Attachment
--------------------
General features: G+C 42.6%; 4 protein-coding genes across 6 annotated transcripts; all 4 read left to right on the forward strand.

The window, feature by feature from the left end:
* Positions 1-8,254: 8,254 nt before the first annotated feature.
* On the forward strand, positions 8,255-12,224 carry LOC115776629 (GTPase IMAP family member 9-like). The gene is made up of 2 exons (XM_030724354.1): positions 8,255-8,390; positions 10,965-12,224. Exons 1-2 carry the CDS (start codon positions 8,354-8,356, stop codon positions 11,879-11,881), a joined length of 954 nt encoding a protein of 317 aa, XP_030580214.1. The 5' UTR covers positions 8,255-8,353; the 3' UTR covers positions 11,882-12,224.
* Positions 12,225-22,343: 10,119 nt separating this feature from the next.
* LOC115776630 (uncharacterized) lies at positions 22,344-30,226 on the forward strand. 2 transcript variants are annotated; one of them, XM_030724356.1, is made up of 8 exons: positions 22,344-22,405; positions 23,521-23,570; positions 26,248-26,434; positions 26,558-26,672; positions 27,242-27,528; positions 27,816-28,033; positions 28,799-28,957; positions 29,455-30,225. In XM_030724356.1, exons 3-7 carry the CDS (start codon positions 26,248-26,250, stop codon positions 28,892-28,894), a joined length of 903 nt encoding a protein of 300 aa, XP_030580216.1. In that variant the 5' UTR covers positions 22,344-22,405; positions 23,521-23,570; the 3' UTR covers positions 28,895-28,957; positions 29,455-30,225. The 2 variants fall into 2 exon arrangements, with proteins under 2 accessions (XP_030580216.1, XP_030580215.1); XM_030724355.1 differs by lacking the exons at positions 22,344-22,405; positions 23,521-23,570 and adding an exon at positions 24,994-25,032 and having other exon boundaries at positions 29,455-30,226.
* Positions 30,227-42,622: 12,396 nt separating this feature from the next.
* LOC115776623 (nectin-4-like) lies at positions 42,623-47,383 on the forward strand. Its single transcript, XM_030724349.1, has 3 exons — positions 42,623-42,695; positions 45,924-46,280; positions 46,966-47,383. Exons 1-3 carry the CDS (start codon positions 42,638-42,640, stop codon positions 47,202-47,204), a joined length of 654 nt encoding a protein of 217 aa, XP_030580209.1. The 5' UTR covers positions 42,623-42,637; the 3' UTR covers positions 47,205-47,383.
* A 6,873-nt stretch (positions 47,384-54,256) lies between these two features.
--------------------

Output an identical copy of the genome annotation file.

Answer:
General features: G+C 42.6%; 4 protein-coding genes across 6 annotated transcripts; all 4 read left to right on the forward strand.

The window, feature by feature from the left end:
* Positions 1-8,254: 8,254 nt before the first annotated feature.
* On the forward strand, positions 8,255-12,224 carry LOC115776629 (GTPase IMAP family member 9-like). The gene is made up of 2 exons (XM_030724354.1): positions 8,255-8,390; positions 10,965-12,224. Exons 1-2 carry the CDS (start codon positions 8,354-8,356, stop codon positions 11,879-11,881), a joined length of 954 nt encoding a protein of 317 aa, XP_030580214.1. The 5' UTR covers positions 8,255-8,353; the 3' UTR covers positions 11,882-12,224.
* Positions 12,225-22,343: 10,119 nt separating this feature from the next.
* LOC115776630 (uncharacterized) lies at positions 22,344-30,226 on the forward strand. 2 transcript variants are annotated; one of them, XM_030724356.1, is made up of 8 exons: positions 22,344-22,405; positions 23,521-23,570; positions 26,248-26,434; positions 26,558-26,672; positions 27,242-27,528; positions 27,816-28,033; positions 28,799-28,957; positions 29,455-30,225. In XM_030724356.1, exons 3-7 carry the CDS (start codon positions 26,248-26,250, stop codon positions 28,892-28,894), a joined length of 903 nt encoding a protein of 300 aa, XP_030580216.1. In that variant the 5' UTR covers positions 22,344-22,405; positions 23,521-23,570; the 3' UTR covers positions 28,895-28,957; positions 29,455-30,225. The 2 variants fall into 2 exon arrangements, with proteins under 2 accessions (XP_030580216.1, XP_030580215.1); XM_030724355.1 differs by lacking the exons at positions 22,344-22,405; positions 23,521-23,570 and adding an exon at positions 24,994-25,032 and having other exon boundaries at positions 29,455-30,226.
* Positions 30,227-42,622: 12,396 nt separating this feature from the next.
* LOC115776623 (nectin-4-like) lies at positions 42,623-47,383 on the forward strand. Its single transcript, XM_030724349.1, has 3 exons — positions 42,623-42,695; positions 45,924-46,280; positions 46,966-47,383. Exons 1-3 carry the CDS (start codon positions 42,638-42,640, stop codon positions 47,202-47,204), a joined length of 654 nt encoding a protein of 217 aa, XP_030580209.1. The 5' UTR covers positions 42,623-42,637; the 3' UTR covers positions 47,205-47,383.
* A 6,873-nt stretch (positions 47,384-54,256) lies between these two features.